If the seller has a lien on the RV they’re selling, have your bank work with their bank. Your bank will likely send the total pay-off amount to the bank the seller used to finance the purchase. Once the loan is paid in full, they’ll send the remaining balance to the seller. 

This helps ensure the funds get used to repay the loan and that the seller doesn’t bet it all on red in a quick trip to the casino. Once they’ve paid off the loan, how they choose to spend any excess funds is entirely up to them.

The Address or Email of the Seller Don’t Line Up

It’s a red flag if you notice inconsistencies with names, addresses, and emails. Scammers often use fake names and are constantly changing their stories. It’s often challenging for them to keep their stories straight as they’re likely navigating multiple targets simultaneously.

One popular scam for RVs is telling the buyer that the RV is out of state, which means it’s too far to see in person. They’ll use a fake address for the listing and provide a detailed story about why it’s not currently there. Don’t fall for their story and run away from these encounters.

The Seller Refuses to Get on a Phone Call With You

You should have multiple conversations with the seller over the phone or in person. It’s a major red flag if the seller refuses to get on the phone or meet you in person. They’re likely trying to pull one over on you. You should run away from the deal.

In addition, the seller should be willing to answer any questions you have about the RV. If you feel you’re not getting clear answers or they’re not being transparent, back out of the deal. You’re making a significant financial decision, and the seller should understand that you will have a few dozen questions.

Pro Tip: Make sure you know these 11 RV Buying Tips You MUST Know if you’re a first-time buyer.

RV parked at campsite
Always report scams to law enforcement.

What Can You Do If You’re Scammed?

If you think you’re the victim of a scam, you should call to report it to your local law enforcement. Provide them with the evidence you have for the situation, including records of conversations, contact information, and anything that might help catch the scammers.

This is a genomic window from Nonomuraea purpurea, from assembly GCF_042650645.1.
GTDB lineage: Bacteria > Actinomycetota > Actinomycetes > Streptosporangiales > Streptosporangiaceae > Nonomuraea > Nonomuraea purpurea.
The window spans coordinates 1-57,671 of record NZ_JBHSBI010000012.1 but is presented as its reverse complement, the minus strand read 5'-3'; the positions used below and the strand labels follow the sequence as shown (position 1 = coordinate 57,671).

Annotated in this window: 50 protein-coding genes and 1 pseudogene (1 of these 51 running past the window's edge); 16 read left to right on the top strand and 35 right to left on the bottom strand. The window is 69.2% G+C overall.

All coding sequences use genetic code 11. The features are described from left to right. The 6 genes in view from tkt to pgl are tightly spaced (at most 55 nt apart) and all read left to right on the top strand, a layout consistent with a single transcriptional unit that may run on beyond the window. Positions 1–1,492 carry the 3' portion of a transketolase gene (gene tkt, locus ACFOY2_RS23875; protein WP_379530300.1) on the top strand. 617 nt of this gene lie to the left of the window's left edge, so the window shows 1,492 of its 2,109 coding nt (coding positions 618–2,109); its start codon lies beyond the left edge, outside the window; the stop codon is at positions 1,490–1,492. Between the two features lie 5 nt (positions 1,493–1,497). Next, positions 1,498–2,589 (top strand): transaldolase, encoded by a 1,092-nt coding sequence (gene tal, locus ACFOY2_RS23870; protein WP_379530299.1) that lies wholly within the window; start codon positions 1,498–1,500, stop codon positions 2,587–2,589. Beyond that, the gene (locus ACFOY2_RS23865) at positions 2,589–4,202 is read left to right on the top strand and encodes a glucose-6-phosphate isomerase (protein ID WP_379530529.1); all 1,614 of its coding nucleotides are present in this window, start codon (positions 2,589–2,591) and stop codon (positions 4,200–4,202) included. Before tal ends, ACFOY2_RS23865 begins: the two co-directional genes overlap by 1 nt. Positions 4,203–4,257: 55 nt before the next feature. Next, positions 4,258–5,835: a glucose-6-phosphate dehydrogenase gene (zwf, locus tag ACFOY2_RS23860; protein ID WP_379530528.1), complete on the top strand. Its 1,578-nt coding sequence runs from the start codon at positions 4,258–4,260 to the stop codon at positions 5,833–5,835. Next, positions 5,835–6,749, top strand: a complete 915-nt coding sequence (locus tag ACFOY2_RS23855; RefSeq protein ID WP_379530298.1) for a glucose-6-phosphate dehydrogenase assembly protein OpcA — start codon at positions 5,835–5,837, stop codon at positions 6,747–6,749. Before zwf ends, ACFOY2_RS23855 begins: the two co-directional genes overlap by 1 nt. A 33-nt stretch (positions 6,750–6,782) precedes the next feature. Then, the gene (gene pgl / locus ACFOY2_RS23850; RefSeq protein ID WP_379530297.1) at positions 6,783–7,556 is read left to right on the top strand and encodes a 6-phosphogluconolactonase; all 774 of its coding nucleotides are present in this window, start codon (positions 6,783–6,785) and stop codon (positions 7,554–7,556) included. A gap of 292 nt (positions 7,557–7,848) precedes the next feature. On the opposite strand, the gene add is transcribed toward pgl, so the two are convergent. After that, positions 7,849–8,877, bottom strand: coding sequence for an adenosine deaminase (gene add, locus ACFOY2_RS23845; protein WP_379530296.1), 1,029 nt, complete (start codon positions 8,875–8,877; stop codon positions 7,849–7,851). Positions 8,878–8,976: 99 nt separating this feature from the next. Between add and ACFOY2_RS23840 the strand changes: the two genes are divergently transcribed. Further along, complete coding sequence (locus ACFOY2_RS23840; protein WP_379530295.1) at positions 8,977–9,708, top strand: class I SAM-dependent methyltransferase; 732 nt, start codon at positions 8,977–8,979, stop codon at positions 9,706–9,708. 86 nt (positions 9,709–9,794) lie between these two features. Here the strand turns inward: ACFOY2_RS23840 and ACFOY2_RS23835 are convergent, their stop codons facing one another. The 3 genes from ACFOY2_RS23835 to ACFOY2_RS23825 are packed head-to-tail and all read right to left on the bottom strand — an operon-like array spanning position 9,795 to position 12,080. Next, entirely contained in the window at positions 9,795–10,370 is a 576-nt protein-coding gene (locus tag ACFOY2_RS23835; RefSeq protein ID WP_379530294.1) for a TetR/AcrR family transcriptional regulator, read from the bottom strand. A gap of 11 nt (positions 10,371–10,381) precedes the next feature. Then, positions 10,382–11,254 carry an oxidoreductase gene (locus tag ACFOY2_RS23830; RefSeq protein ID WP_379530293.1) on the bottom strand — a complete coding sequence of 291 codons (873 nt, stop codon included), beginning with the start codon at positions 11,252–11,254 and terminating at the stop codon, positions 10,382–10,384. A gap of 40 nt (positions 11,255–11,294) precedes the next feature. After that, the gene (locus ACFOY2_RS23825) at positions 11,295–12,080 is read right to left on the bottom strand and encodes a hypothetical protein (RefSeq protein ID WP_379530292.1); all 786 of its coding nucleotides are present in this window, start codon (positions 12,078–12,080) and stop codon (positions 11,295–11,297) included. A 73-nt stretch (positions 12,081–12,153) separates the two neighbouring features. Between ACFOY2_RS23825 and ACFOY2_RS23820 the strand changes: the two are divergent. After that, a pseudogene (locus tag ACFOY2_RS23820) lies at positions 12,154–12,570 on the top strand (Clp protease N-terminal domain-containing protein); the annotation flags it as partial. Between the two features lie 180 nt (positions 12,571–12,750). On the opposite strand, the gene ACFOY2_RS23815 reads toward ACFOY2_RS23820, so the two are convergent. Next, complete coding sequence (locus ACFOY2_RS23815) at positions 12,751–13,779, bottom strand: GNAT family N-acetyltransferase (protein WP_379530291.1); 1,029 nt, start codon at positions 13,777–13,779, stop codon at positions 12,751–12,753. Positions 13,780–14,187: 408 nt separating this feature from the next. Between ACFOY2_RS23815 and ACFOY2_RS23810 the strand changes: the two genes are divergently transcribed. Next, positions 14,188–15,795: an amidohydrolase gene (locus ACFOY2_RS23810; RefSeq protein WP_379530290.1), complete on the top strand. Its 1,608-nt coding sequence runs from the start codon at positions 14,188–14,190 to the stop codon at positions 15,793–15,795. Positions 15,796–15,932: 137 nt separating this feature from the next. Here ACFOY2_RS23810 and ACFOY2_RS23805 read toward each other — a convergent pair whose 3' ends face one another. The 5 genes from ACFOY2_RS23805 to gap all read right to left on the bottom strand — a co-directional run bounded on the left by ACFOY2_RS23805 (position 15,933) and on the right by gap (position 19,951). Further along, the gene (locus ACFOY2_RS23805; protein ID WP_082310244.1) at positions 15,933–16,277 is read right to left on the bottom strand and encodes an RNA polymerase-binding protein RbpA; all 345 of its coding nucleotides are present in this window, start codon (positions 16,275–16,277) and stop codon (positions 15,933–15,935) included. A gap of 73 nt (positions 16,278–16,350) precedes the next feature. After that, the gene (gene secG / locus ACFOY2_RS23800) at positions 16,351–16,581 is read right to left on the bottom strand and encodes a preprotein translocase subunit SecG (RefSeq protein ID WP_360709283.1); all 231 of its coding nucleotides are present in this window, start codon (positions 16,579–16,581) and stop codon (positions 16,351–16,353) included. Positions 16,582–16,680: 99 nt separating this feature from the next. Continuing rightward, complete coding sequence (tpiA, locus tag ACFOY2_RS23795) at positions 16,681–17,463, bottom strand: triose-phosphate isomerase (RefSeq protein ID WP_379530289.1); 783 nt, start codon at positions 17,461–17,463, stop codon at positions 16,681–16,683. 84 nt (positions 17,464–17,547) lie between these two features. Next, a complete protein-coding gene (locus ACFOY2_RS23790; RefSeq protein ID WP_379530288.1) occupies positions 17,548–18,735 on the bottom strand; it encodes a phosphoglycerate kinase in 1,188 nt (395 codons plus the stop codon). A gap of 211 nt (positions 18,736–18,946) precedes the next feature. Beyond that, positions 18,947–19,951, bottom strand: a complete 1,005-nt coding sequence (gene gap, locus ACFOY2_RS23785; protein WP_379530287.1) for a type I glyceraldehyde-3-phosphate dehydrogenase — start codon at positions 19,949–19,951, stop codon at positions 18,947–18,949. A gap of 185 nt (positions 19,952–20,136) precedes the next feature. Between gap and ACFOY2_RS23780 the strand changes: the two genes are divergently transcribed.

Unfortunately, far too many frauds get away with their dirty deeds. In some instances, law enforcement may not be able to catch the scammers or recover any monies paid to them. This is why you must do your due diligence in confirming you or any of your loved ones are not walking into a scam.

How Can You Prevent Family Members from Getting Scammed Into an RV Purchase? 

The best way to help prevent family members from getting conned during an RV purchase is to educate them. Share this article with them so they know the red flags they should look for during the process.

If your family members don’t mind, participate in the process. Scammers typically want to limit the number of people involved to make it as easy as possible to scam someone. Having an extra set of eyes and ears during the process can be highly beneficial.

Are There Scams on RVTrader?

RVTrader is one of the best sources for shopping for a used RV. Sellers must pay a fee for each RV listing they create. Depending on the package, prices range from $69 to $249. Because scammers want to make money while spending as little as possible, this drastically reduces the amount of fake or misleading listings on the website.

However, this doesn’t mean that scammers aren’t on RVTrader. Some will be willing to spend a little bit of money to make a lot more because of the listing. Even if you’re shopping on RVTrader, you should still be on the lookout for any of the red flags we’ve discussed.

How Can You Stay on Top of Current RV Scams?

The best way to stay on top of current RV scams is to join some of the many large groups on Facebook and other social media platforms.

The RV community is incredible and looks out for one another. As a result, they’re constantly sharing their sketchy stories and encounters they have, especially when it comes to scams. This can help you be aware of any potentially new cons or methods scammers use to target the RV community.